DFSS leads the City’s PIT count in coordination with local governmental entities, local policy and advocacy groups, service providers, other essential partners, and over 500 volunteers and staff.
A recent study by the Center for Urban Research and Learning at Loyola University Chicago found that approaches like the Chronic Homeless Pilot are also assisting in the decrease in homelessness. In the last year, the unsheltered homeless population in Uptown has decreased by 42%, from 73 in 2016 to 31 in 2017. These decreases were also seen city-wide.
The City also remains committed to the Plan to End Homeless 2.0 and will continue to make strides to end homelessness by working with the Chicago Coalition for the Homeless to connect 100 homeless families in high crime communities with permanent housing. To secure housing for those families identified, the City will create 100 new permanent supportive housing units. Also, Mayor Emanuel recently broke ground on the Chicago’s first emergency intake center. The Salvation Army ‘Shield of Hope’ Center will incorporate best practices in homeless services to provide homeless families awaiting long-term shelter with the resources and support they need to transition to permanent housing.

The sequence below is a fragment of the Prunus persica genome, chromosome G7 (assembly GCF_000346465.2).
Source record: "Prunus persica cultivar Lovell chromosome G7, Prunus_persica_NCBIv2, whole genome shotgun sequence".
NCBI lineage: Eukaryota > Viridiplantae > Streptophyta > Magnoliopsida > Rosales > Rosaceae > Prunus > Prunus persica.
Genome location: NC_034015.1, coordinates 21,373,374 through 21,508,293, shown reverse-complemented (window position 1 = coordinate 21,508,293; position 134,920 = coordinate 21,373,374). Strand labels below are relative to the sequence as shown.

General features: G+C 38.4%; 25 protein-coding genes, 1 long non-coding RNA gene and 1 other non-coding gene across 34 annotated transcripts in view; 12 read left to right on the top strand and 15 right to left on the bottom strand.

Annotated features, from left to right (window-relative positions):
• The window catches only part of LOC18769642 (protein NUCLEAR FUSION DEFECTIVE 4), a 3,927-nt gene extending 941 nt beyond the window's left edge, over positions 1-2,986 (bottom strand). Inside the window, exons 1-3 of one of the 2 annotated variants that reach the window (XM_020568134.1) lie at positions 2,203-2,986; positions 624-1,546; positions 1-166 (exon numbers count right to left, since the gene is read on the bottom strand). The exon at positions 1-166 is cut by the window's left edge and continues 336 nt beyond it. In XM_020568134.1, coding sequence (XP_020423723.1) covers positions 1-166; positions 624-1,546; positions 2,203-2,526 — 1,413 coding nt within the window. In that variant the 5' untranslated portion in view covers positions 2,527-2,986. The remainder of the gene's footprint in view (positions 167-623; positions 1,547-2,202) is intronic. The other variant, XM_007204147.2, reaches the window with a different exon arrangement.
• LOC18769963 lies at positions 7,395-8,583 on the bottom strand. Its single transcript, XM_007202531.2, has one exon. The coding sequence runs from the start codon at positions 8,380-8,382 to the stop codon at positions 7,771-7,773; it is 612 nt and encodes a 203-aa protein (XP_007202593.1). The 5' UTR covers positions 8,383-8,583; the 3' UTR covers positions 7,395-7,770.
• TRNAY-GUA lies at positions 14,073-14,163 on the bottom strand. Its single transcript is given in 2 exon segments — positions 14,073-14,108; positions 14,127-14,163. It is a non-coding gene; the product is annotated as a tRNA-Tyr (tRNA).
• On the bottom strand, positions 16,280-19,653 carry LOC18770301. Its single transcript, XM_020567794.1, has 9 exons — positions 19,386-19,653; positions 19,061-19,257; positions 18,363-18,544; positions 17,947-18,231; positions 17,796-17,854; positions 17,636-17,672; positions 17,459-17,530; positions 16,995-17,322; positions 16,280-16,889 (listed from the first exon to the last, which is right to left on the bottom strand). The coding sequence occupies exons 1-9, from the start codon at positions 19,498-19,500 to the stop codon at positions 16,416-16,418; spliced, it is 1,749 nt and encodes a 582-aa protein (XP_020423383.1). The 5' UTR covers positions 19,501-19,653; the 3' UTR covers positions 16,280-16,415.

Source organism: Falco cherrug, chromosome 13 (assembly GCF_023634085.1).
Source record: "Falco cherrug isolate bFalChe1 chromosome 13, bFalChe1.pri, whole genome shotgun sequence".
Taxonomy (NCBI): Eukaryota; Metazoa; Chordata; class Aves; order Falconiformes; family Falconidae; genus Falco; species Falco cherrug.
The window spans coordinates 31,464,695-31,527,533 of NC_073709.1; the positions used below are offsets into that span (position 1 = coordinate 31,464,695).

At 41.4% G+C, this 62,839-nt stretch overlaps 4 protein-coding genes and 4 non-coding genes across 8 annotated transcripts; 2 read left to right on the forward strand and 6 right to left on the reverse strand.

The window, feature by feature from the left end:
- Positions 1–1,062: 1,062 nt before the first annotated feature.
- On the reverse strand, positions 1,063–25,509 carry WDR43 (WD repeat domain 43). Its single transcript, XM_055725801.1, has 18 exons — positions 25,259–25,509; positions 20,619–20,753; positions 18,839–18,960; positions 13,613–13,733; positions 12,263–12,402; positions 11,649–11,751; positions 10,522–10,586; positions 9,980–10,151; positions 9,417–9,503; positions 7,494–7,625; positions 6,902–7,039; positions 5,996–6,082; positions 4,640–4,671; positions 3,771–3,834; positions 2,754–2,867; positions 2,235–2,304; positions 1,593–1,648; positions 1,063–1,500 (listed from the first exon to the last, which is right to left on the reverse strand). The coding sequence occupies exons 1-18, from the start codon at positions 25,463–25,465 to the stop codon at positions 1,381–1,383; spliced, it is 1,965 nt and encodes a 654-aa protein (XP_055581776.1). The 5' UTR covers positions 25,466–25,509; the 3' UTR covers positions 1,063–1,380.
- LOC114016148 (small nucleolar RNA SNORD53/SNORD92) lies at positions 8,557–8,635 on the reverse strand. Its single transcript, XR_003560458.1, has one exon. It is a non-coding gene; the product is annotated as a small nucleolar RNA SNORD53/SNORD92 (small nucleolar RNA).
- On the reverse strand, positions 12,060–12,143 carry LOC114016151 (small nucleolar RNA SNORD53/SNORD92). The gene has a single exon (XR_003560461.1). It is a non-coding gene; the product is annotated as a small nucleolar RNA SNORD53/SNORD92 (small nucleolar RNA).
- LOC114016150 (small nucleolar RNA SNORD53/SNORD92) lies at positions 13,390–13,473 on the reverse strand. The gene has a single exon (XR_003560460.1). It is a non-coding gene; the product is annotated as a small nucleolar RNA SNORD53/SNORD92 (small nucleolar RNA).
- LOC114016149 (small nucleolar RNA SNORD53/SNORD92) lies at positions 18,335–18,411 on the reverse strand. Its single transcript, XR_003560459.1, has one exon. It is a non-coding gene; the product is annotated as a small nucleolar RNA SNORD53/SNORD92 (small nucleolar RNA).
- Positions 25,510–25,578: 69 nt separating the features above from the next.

Since Mayor Emanuel took office in 2011, the City of Chicago has increased funding for homeless initiatives by more than 10 percent and invested in new programs targeting veterans, youth, families, and victims of domestic violence. To ensure that the City has enough affordable housing to support families and residents around the city, Mayor Emanuel has overseen the following improvements:
- Passed the Affordable Requirements Ordinance (ARO) to create approximately 1,200 units of housing and generate $90 million in funding by 2020;
- Worked with housing advocates to pass the Single Room Occupancy (SRO) Preservation ordinance to retain 700 SRO units in gentrifying areas by the end of 2018;
- Leveraged new revenue through a $2 million annual surcharge from the house sharing industry to serve as many as 300 homeless individuals with housing and wraparound services each year
- Provided housing for 100 families and we will focus our efforts on homeless families at Chicago Public Schools with the highest number of homeless students
For more information or to access services, call 311.
DFSS’ Homeless Outreach Prevention (HOP) teams work daily with residents experiencing street homelessness and chronic homelessness to assist them in securing support services and housing. Through partnerships with delegate agencies, DFSS houses more than 3,000 people per night through a citywide network of overnight shelters and interim housing.